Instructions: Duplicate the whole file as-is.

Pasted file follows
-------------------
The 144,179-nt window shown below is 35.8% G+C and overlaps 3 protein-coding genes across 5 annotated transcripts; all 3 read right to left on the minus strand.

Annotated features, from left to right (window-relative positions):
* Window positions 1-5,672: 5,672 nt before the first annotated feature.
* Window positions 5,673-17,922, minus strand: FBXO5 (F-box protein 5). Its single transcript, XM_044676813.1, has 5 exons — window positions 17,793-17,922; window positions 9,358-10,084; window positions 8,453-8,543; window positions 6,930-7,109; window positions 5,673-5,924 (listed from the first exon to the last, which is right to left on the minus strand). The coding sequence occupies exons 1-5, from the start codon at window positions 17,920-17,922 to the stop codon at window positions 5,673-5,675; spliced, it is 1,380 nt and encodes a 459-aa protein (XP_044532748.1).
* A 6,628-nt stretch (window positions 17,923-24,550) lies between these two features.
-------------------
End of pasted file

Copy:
The 144,179-nt window shown below is 35.8% G+C and overlaps 3 protein-coding genes across 5 annotated transcripts; all 3 read right to left on the minus strand.

Annotated features, from left to right (window-relative positions):
* Window positions 1-5,672: 5,672 nt before the first annotated feature.
* Window positions 5,673-17,922, minus strand: FBXO5 (F-box protein 5). Its single transcript, XM_044676813.1, has 5 exons — window positions 17,793-17,922; window positions 9,358-10,084; window positions 8,453-8,543; window positions 6,930-7,109; window positions 5,673-5,924 (listed from the first exon to the last, which is right to left on the minus strand). The coding sequence occupies exons 1-5, from the start codon at window positions 17,920-17,922 to the stop codon at window positions 5,673-5,675; spliced, it is 1,380 nt and encodes a 459-aa protein (XP_044532748.1).
* A 6,628-nt stretch (window positions 17,923-24,550) lies between these two features.